BB&T Corp. reported earnings Thursday that met Wall Street expectations, as a focus on controlling expenses helped offset slowing loan growth and continued margin pressure.
The Winston-Salem, N.C., company's net income rose 67.7% from the fourth quarter but fell 2.3% from a year earlier, to $421 million. Its fourth quarter included a balance-sheet restructuring that cut into earnings.
Excluding $4 million of merger charges, BB&T's earnings per share of 78 cents met Wall Street estimates, according to Thomson Financial. The quarter also included a $4 million mortgage servicing rights hedge gain and $11 million of securities losses.
John A. Allison, BB&T's chairman and chief executive, said difficult operating conditions persist. "The next quarter or so may continue to be challenging," he said during a conference call. "But we are optimistic about the second half of 2007 and 2008, and I feel like we have got some nice momentum in place."
A large portion of that momentum may come from lower expenses at the $121.7 billion-asset BB&T, which has been cutting jobs in recent months. Noninterest expenses fell 17.2% from the fourth quarter and rose 7.8% from a year earlier, to $883 million. Personnel expenses fell 1.7% from the fourth quarter, to $524 million, aided by the elimination of 468 positions.
Brian J. Mauney, a Citigroup Inc. analyst, wrote in a note to clients issued Thursday that efforts to curb costs significantly exceeded his expectations, emerging as "the bright spot of the quarter."
But tighter margins took a toll on net interest income, which fell 1.2% from the fourth quarter and rose 5.4% from a year earlier, to $945 million. The margin shrank 9 basis points from the fourth quarter and 21 points from a year earlier, to 3.61%. As executives had warned during January's earnings call, a change in leveraged lease accounting contributed to the compression.
Balance-sheet growth yielded mixed results. Loans rose 2.1% from the fourth quarter and 11.9% from a year earlier, to $85.3 billion. Deposits fell 1.7% from the fourth quarter, though they increased 5.7% from a year earlier, to $79.8 billion.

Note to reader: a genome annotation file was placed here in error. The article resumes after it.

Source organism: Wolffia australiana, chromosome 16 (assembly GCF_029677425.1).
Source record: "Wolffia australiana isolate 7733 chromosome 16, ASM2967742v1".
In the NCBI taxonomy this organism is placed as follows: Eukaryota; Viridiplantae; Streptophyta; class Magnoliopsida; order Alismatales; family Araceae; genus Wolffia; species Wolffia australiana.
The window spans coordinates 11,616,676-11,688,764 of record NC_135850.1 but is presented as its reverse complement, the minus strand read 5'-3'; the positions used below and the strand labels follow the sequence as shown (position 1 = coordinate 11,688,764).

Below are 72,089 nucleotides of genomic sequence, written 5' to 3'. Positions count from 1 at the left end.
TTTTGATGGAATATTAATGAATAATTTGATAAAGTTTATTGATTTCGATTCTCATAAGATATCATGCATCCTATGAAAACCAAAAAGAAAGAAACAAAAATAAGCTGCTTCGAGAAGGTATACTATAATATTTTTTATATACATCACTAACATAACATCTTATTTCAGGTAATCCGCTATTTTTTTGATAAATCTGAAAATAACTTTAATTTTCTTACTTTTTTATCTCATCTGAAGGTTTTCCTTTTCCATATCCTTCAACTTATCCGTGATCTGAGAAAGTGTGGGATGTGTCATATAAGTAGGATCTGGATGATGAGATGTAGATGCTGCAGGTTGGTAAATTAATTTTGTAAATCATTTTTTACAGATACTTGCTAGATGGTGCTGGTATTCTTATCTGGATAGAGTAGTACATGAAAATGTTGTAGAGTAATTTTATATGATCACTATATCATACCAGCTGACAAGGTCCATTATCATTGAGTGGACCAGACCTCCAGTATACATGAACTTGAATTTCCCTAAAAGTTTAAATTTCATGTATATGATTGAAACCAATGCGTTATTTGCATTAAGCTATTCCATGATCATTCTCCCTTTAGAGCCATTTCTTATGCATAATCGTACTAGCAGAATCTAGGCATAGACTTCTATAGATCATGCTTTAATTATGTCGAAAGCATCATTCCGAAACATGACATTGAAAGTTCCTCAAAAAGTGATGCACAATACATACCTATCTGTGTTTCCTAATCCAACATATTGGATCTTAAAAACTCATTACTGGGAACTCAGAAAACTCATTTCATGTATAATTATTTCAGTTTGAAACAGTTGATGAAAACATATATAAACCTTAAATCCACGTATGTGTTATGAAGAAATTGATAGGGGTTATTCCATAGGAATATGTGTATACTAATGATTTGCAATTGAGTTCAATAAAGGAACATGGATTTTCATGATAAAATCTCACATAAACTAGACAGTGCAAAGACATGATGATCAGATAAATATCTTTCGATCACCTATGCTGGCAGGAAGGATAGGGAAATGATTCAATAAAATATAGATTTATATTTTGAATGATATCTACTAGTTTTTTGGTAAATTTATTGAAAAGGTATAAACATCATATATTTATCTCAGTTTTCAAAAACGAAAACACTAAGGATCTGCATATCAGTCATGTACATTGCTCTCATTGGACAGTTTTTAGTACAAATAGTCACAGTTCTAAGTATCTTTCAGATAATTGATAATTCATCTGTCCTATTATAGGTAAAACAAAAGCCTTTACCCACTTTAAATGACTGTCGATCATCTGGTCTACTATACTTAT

Mr. Allison said loan growth is "healthy, but it is slowing" in areas such as commercial real estate. "We do expect the real estate markets to remain slow, probably for up to another year. But we don't expect there to be any shakeout in real estate."
Mr. Allison said BB&T had become less aggressive with prices on its certificates of deposit. Despite the strategic shift, he said, BB&T is still struggling with "the big challenge of transaction movement out of low-cost deposits to higher-cost deposits."
Noninterest income rose 8.3% from the fourth quarter and 7.2% from a year earlier, to $652 million, though BB&T reported lower insurance commissions and service charges on deposits.
Nonperforming assets rose 5.2% from the fourth quarter and 24% from a year earlier, to $367 million. The loan-loss provision fell 2.3% from the fourth quarter but rose 51.1% from a year earlier, to $71 million. Net chargeoffs fell 10.3% from the fourth quarter but rose 27.1% from a year earlier, to $61 million.
Mr. Allison called the level of nonperforming assets "great numbers by long-term standards." But he said BB&T expects lower recoveries to drive its provision expense higher this year. The CEO also discussed BB&T's exposure to nontraditional mortgages. He said its subprime business is "very small," with just $369 million of loans, or 0.4% of total loans, and that its alternative-A exposure is $3.3 billion, or 3.9% of total loans.